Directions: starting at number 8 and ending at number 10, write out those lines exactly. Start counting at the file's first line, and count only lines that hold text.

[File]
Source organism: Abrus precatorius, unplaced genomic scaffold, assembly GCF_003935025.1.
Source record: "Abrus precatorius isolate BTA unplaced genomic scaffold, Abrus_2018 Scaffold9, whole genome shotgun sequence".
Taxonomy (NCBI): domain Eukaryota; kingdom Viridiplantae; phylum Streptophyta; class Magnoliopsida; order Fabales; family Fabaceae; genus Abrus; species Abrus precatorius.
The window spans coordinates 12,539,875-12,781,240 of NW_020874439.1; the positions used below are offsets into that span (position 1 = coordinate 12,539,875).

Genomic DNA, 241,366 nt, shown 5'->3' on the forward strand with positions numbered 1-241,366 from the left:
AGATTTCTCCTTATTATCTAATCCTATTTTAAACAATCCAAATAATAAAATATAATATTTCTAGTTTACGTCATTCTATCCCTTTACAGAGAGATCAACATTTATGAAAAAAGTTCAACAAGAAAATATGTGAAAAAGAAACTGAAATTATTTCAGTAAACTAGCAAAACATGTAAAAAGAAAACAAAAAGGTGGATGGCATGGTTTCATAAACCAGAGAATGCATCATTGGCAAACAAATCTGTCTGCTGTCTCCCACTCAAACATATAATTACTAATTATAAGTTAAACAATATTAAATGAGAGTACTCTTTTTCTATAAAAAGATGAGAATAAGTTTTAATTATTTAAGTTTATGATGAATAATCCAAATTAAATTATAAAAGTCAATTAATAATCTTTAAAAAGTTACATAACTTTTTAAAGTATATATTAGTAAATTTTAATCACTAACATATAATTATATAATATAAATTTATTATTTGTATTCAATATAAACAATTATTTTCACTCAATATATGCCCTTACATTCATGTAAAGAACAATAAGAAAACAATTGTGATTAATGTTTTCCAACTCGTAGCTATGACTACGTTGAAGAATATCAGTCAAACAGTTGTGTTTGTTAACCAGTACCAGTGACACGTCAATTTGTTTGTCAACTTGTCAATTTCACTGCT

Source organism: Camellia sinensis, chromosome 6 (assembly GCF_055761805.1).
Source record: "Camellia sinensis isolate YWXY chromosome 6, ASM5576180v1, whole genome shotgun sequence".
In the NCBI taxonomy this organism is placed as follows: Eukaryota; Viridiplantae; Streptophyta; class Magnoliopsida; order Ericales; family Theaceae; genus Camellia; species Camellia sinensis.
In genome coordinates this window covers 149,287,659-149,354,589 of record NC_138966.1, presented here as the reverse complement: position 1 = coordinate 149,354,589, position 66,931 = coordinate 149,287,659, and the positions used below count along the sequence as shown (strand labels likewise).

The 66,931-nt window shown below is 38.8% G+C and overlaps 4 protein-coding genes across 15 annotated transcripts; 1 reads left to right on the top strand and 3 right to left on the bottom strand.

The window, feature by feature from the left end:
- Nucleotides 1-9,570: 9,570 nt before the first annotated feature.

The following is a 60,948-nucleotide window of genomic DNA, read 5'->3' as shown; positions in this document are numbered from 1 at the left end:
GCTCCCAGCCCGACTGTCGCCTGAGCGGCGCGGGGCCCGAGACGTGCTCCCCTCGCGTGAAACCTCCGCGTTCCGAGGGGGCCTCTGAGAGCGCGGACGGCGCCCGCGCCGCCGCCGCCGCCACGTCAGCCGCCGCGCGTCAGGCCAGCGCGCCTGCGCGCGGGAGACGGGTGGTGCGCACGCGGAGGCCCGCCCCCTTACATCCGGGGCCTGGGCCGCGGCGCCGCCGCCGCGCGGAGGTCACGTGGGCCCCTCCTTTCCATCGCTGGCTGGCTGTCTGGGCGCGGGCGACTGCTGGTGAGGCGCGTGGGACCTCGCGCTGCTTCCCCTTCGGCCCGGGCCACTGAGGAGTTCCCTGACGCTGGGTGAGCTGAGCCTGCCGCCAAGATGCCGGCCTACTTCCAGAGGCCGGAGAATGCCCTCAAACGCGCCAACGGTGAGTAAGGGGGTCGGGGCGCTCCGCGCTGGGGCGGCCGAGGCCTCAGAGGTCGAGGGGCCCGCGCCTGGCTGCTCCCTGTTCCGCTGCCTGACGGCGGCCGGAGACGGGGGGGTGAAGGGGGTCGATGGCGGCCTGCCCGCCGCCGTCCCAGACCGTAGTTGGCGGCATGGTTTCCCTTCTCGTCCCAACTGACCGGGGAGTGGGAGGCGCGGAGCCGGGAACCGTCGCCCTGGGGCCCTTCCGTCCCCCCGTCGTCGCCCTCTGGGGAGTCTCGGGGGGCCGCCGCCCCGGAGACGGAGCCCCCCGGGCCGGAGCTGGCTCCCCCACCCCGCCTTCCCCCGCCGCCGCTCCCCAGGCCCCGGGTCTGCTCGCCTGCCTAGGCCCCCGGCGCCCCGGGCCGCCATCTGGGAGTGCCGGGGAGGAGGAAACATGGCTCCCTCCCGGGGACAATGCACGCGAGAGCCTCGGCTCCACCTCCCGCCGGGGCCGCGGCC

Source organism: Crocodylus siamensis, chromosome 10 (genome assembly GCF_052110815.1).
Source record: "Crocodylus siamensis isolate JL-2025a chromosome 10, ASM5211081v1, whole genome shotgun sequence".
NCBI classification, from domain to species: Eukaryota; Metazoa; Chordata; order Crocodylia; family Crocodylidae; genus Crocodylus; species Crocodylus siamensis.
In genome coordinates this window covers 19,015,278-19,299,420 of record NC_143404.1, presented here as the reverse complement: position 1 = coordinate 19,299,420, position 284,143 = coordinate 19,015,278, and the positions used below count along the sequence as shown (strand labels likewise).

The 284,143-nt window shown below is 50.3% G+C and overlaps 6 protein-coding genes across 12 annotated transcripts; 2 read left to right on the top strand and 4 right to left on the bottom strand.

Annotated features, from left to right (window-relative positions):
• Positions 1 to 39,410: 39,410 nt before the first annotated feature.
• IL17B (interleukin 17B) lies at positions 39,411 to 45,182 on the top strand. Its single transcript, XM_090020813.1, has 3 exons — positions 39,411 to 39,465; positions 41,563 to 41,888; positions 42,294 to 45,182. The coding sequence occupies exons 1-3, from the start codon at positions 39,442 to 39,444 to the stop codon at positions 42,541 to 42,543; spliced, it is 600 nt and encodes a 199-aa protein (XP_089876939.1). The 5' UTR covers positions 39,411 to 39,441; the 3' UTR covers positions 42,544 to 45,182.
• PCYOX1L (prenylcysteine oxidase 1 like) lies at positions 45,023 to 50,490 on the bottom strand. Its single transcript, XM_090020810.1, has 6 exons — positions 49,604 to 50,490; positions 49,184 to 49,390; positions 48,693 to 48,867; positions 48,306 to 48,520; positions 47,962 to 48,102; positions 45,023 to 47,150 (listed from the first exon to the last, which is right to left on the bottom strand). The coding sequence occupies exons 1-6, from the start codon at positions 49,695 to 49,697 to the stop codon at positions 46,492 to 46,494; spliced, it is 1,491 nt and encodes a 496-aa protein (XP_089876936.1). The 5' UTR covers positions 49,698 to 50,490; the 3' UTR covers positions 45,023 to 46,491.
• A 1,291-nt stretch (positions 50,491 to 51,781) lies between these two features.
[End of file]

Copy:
Source record: "Camellia sinensis isolate YWXY chromosome 6, ASM5576180v1, whole genome shotgun sequence".
In the NCBI taxonomy this organism is placed as follows: Eukaryota; Viridiplantae; Streptophyta; class Magnoliopsida; order Ericales; family Theaceae; genus Camellia; species Camellia sinensis.
In genome coordinates this window covers 149,287,659-149,354,589 of record NC_138966.1, presented here as the reverse complement: position 1 = coordinate 149,354,589, position 66,931 = coordinate 149,287,659, and the positions used below count along the sequence as shown (strand labels likewise).